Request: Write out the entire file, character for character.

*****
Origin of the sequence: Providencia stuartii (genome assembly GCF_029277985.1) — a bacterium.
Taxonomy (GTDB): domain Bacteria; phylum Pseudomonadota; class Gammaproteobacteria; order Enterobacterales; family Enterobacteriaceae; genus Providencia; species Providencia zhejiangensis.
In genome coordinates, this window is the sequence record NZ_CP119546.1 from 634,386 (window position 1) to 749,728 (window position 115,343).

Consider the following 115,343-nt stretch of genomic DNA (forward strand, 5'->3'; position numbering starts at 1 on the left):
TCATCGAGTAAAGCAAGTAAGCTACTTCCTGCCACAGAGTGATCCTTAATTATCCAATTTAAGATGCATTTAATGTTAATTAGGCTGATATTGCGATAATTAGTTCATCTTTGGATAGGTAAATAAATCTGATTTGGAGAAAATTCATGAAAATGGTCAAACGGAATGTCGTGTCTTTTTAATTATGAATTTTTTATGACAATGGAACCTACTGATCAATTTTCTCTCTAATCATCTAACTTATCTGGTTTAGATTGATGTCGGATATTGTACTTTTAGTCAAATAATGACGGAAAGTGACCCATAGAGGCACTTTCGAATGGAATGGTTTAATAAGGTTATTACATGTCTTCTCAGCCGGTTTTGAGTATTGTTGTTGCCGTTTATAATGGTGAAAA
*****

Origin of the sequence: Providencia stuartii (genome assembly GCF_029277985.1) — a bacterium.
Taxonomy (GTDB): domain Bacteria; phylum Pseudomonadota; class Gammaproteobacteria; order Enterobacterales; family Enterobacteriaceae; genus Providencia; species Providencia zhejiangensis.
In genome coordinates, this window is the sequence record NZ_CP119546.1 from 634,386 (window position 1) to 749,728 (window position 115,343).

Consider the following 115,343-nt stretch of genomic DNA (forward strand, 5'->3'; position numbering starts at 1 on the left):
TCATCGAGTAAAGCAAGTAAGCTACTTCCTGCCACAGAGTGATCCTTAATTATCCAATTTAAGATGCATTTAATGTTAATTAGGCTGATATTGCGATAATTAGTTCATCTTTGGATAGGTAAATAAATCTGATTTGGAGAAAATTCATGAAAATGGTCAAACGGAATGTCGTGTCTTTTTAATTATGAATTTTTTATGACAATGGAACCTACTGATCAATTTTCTCTCTAATCATCTAACTTATCTGGTTTAGATTGATGTCGGATATTGTACTTTTAGTCAAATAATGACGGAAAGTGACCCATAGAGGCACTTTCGAATGGAATGGTTTAATAAGGTTATTACATGTCTTCTCAGCCGGTTTTGAGTATTGTTGTTGCCGTTTATAATGGTGAAAA